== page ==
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JimArm

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  • Your Pathfinder Info
    1992 4wd, 5sp
  • Place of Residence
    Potter Valley
  • Mechanical Skill Level
    Skilled/Experienced Mechanic
  • Your Age
    45+
  • What do you consider yourself?
    Rarely Go Off-Road
  • Model
    XE
  • Year
    1992

Profile Information

  • Location
    Potter Valley, CA
  • Country
    United States

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  1. I guess that I've done about 25 filter changes at 100K. I did make a long spike to poke a hole in the top of the filter and then turn it 180 to drain it before removal. It sort of worked, but now I just pack the gap between the filter and the starter with disposable rags. That catches 90%+, but a good wipe down after a short trip helps avoid dust catching oil build up. It is one of the mysteries of life that, when regular changes at reasonable intervals are good, most designs make it difficult.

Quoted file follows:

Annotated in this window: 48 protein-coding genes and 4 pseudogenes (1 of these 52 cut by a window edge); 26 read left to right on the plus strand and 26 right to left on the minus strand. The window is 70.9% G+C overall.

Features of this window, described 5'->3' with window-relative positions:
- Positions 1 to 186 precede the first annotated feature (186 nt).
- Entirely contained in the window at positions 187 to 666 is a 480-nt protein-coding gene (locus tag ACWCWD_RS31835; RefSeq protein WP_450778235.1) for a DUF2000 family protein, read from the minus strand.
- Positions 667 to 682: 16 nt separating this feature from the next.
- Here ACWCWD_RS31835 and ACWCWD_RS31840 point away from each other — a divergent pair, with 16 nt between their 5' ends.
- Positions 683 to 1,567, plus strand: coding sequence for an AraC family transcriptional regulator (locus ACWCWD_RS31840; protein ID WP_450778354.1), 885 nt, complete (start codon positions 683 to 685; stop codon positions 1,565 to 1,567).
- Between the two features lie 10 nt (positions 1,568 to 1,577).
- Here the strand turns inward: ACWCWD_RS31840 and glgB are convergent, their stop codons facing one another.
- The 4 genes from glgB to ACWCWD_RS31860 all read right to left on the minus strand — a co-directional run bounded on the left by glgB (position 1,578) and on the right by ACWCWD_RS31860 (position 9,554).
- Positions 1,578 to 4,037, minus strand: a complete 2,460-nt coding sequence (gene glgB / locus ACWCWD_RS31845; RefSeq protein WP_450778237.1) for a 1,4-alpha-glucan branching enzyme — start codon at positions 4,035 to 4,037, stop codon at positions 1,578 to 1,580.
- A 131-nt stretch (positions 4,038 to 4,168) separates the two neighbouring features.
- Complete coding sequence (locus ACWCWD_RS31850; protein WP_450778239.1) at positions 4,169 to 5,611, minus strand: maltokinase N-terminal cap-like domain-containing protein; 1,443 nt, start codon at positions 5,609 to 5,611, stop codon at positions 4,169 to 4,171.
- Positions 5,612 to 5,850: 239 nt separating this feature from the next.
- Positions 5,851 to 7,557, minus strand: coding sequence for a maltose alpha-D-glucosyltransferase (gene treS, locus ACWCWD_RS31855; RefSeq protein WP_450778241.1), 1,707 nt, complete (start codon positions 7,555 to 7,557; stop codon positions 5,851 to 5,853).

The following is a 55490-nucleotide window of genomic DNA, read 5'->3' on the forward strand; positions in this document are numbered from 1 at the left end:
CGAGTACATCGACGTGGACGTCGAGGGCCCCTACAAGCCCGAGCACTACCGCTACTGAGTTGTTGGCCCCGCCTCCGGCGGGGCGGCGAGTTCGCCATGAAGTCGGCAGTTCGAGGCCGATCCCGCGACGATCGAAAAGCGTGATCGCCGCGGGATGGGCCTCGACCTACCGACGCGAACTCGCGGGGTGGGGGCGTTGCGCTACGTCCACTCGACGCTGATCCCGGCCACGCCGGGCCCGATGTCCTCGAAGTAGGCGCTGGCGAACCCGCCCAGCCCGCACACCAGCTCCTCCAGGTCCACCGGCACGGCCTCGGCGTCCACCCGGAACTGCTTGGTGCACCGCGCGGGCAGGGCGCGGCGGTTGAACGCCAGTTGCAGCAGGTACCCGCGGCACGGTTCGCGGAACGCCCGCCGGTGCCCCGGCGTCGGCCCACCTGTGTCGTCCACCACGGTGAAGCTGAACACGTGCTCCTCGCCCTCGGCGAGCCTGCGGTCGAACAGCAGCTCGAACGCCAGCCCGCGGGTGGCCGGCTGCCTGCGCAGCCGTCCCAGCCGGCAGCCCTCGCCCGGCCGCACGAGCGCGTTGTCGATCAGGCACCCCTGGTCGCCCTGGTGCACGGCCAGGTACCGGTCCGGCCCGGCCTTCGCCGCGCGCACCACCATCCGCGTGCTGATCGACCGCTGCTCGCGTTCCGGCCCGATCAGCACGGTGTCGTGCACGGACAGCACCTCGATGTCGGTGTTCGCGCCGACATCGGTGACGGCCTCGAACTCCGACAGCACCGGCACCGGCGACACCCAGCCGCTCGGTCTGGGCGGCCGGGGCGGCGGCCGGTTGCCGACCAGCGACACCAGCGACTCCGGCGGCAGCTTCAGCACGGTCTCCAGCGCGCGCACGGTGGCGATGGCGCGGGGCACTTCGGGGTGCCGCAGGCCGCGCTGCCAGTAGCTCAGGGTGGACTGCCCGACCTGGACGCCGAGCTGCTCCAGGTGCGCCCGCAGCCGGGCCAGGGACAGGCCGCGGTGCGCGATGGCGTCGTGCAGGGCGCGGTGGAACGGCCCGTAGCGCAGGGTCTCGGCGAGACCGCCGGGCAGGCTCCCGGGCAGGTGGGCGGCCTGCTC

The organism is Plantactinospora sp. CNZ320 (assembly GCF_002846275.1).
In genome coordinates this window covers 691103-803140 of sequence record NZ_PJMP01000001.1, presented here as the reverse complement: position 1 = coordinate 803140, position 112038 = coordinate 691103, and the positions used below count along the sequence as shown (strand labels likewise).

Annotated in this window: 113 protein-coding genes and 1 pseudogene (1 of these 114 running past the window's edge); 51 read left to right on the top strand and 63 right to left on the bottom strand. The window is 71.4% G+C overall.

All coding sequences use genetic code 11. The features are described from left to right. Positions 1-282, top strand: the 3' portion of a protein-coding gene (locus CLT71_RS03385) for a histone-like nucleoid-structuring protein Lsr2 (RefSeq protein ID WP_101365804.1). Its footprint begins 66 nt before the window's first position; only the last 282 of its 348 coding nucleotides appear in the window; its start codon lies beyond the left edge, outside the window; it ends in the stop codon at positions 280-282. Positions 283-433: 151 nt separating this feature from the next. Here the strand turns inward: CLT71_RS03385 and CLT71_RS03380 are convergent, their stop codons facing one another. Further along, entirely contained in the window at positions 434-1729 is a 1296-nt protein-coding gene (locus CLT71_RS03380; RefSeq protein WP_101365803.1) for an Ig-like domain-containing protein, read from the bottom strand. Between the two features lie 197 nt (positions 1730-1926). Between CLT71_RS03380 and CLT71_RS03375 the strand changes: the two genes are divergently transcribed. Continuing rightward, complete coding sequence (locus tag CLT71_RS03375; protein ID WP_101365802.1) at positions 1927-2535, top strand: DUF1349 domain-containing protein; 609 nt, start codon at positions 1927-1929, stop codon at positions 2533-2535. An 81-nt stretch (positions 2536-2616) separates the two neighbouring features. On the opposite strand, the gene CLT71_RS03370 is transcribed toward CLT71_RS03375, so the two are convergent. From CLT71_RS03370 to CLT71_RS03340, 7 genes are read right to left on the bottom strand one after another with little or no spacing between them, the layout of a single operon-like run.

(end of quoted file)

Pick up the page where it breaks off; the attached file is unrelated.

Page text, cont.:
2. Aaron: Good! Aren't you glad you didn't tear your dashboard apart? If I liked to ski, maybe I would try your approach.
  3. Another question that may benefit from experiences here. My bought new '92 XE 4x (almost 100K) came with only one zirc fitting on the rear driveshaft, that on the slip joint. The U-joints did not have them and neither the manual or the big workbook mentions lubrication. They do, however, have plugs on the spiders (not the caps). I think I put fittings there years ago just to add grease, then replaced the screws. After the better part of a day replacing the joints on my son's Toyota pickup ( 400+K) last week, I figured I would like to avoid doing so on my Pathy. Any ideas pro or con or experiences to share?